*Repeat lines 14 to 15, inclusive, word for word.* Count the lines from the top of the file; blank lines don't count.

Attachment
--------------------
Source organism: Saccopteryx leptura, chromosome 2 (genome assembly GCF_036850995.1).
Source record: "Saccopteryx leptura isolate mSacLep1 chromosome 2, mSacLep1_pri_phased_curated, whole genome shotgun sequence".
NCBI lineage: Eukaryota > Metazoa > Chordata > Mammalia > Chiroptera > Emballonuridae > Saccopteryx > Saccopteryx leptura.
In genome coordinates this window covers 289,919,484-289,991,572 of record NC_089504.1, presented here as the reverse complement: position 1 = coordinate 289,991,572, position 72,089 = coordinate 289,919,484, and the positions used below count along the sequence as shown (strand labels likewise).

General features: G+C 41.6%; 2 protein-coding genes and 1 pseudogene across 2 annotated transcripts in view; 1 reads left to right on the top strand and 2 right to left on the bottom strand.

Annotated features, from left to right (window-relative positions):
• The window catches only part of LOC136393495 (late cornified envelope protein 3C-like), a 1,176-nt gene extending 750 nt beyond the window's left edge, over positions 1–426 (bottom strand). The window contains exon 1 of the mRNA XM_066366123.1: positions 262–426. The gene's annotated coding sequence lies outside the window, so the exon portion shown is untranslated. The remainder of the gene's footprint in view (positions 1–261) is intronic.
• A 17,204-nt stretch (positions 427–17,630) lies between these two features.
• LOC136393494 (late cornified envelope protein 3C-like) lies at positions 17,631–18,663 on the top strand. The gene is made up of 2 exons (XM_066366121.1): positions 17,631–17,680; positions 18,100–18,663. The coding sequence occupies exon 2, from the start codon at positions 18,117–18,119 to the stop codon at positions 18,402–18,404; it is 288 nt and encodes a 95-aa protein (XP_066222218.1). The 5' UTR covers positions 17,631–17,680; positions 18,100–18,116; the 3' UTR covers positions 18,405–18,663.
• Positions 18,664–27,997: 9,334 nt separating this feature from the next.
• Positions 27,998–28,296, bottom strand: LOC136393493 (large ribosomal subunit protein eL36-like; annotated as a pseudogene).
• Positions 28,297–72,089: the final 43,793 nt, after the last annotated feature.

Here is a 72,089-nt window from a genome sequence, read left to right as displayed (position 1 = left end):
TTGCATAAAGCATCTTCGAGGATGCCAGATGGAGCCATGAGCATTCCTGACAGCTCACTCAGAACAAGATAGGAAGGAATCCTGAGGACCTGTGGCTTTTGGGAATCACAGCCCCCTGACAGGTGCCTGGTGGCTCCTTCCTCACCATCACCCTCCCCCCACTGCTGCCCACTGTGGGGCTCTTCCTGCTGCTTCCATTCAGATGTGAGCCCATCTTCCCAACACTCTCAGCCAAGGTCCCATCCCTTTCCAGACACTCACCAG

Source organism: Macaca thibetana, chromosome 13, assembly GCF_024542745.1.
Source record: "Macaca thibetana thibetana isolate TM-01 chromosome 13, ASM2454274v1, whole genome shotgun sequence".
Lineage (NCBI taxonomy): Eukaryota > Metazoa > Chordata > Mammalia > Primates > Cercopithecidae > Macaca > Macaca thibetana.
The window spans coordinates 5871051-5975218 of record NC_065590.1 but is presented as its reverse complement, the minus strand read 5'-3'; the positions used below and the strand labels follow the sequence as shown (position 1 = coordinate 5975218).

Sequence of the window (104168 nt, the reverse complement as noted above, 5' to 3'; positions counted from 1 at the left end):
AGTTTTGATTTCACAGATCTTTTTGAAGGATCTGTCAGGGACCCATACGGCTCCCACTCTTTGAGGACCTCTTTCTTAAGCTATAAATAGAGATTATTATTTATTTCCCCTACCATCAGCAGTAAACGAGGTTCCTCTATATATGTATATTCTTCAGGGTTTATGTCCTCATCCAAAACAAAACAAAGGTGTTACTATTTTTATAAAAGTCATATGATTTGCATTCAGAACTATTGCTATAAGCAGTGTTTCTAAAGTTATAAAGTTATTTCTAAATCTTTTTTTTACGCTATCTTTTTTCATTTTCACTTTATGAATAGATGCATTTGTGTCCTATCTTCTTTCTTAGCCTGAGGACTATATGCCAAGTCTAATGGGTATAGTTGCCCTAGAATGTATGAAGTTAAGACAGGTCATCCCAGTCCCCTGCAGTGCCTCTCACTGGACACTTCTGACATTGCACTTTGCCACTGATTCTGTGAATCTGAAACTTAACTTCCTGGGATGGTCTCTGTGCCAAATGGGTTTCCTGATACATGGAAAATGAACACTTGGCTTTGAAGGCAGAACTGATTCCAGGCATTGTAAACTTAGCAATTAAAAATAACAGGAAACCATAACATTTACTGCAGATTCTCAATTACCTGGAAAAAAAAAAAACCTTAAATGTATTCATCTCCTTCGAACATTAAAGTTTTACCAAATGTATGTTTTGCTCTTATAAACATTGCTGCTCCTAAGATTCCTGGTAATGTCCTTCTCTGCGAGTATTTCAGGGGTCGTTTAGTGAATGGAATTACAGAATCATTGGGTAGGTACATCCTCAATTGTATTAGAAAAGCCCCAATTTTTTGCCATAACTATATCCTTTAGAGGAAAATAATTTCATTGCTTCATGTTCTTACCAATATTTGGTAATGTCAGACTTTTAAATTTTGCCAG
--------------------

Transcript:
TTGCATAAAGCATCTTCGAGGATGCCAGATGGAGCCATGAGCATTCCTGACAGCTCACTCAGAACAAGATAGGAAGGAATCCTGAGGACCTGTGGCTTTTGGGAATCACAGCCCCCTGACAGGTGCCTGGTGGCTCCTTCCTCACCATCACCCTCCCCCCACTGCTGCCCACTGTGGGGCTCTTCCTGCTGCTTCCATTCAGATGTGAGCCCATCTTCCCAACACTCTCAGCCAAGGTCCCATCCCTTTCCAGACACTCACCAG

Source organism: Macaca thibetana, chromosome 13, assembly GCF_024542745.1.